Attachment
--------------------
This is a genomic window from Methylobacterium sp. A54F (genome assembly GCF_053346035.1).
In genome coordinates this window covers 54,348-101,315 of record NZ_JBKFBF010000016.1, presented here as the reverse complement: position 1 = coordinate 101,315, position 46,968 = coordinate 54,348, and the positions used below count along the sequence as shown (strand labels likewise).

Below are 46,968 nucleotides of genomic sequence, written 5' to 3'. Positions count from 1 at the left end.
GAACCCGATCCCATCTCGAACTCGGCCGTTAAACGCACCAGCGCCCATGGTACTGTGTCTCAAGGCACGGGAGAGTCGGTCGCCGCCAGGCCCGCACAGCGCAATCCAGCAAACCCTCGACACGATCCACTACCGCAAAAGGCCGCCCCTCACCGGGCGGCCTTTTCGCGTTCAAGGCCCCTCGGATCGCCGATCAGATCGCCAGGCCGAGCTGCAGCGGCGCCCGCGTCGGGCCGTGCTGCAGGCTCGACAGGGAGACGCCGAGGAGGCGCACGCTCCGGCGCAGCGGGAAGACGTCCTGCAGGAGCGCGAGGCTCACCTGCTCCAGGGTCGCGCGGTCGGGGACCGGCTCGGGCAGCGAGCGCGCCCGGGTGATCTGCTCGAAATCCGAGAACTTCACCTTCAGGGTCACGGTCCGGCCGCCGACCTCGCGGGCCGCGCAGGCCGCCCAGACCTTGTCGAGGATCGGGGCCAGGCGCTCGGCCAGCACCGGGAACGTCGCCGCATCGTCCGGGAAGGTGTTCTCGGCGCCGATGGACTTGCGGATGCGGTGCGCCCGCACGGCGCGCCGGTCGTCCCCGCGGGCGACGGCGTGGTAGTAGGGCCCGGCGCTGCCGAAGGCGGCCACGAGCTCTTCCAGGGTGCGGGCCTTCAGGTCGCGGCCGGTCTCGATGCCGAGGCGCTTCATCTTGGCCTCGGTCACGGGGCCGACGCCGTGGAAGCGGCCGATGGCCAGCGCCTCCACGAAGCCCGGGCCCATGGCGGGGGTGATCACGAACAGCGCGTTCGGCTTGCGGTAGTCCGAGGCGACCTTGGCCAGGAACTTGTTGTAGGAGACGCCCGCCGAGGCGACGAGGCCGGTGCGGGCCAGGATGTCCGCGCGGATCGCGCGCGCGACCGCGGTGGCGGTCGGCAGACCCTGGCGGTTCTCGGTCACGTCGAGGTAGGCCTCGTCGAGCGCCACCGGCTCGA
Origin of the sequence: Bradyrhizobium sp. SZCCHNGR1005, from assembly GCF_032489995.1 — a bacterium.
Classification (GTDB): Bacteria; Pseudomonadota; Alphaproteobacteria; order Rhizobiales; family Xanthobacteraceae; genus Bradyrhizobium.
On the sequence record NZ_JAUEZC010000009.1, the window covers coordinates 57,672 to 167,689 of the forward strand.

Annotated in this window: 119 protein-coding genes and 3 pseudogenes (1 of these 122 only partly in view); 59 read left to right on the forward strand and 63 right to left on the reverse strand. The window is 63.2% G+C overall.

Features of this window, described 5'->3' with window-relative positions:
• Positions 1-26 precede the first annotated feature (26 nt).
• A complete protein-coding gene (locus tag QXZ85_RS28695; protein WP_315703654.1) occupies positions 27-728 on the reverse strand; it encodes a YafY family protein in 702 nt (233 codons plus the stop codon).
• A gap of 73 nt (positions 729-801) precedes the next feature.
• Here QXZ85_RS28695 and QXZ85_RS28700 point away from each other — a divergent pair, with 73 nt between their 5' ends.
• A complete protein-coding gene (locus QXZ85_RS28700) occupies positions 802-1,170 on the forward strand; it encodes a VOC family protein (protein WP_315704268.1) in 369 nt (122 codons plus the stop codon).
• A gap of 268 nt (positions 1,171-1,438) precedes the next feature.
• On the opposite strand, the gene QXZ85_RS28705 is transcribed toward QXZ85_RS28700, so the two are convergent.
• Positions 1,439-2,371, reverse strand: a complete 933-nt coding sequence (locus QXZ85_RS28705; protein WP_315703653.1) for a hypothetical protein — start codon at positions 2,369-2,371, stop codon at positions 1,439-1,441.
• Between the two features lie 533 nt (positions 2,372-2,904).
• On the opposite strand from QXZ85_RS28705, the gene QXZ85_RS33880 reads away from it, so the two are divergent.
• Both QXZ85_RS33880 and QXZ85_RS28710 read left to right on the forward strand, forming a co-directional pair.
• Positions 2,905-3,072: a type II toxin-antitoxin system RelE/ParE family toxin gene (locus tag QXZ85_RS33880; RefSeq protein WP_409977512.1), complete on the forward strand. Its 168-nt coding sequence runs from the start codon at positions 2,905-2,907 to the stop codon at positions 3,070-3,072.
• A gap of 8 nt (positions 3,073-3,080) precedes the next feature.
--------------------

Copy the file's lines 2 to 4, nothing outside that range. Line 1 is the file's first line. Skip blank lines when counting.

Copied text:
In genome coordinates this window covers 54,348-101,315 of record NZ_JBKFBF010000016.1, presented here as the reverse complement: position 1 = coordinate 101,315, position 46,968 = coordinate 54,348, and the positions used below count along the sequence as shown (strand labels likewise).

Below are 46,968 nucleotides of genomic sequence, written 5' to 3'. Positions count from 1 at the left end.
GAACCCGATCCCATCTCGAACTCGGCCGTTAAACGCACCAGCGCCCATGGTACTGTGTCTCAAGGCACGGGAGAGTCGGTCGCCGCCAGGCCCGCACAGCGCAATCCAGCAAACCCTCGACACGATCCACTACCGCAAAAGGCCGCCCCTCACCGGGCGGCCTTTTCGCGTTCAAGGCCCCTCGGATCGCCGATCAGATCGCCAGGCCGAGCTGCAGCGGCGCCCGCGTCGGGCCGTGCTGCAGGCTCGACAGGGAGACGCCGAGGAGGCGCACGCTCCGGCGCAGCGGGAAGACGTCCTGCAGGAGCGCGAGGCTCACCTGCTCCAGGGTCGCGCGGTCGGGGACCGGCTCGGGCAGCGAGCGCGCCCGGGTGATCTGCTCGAAATCCGAGAACTTCACCTTCAGGGTCACGGTCCGGCCGCCGACCTCGCGGGCCGCGCAGGCCGCCCAGACCTTGTCGAGGATCGGGGCCAGGCGCTCGGCCAGCACCGGGAACGTCGCCGCATCGTCCGGGAAGGTGTTCTCGGCGCCGATGGACTTGCGGATGCGGTGCGCCCGCACGGCGCGCCGGTCGTCCCCGCGGGCGACGGCGTGGTAGTAGGGCCCGGCGCTGCCGAAGGCGGCCACGAGCTCTTCCAGGGTGCGGGCCTTCAGGTCGCGGCCGGTCTCGATGCCGAGGCGCTTCATCTTGGCCTCGGTCACGGGGCCGACGCCGTGGAAGCGGCCGATGGCCAGCGCCTCCACGAAGCCCGGGCCCATGGCGGGGGTGATCACGAACAGCGCGTTCGGCTTGCGGTAGTCCGAGGCGACCTTGGCCAGGAACTTGTTGTAGGAGACGCCCGCCGAGGCGACGAGGCCGGTGCGGGCCAGGATGTCCGCGCGGATCGCGCGCGCGACCGCGGTGGCGGTCGGCAGACCCTGGCGGTTCTCGGTCACGTCGAGGTAGGCCTCGTCGAGCGCCACCGGCTCGA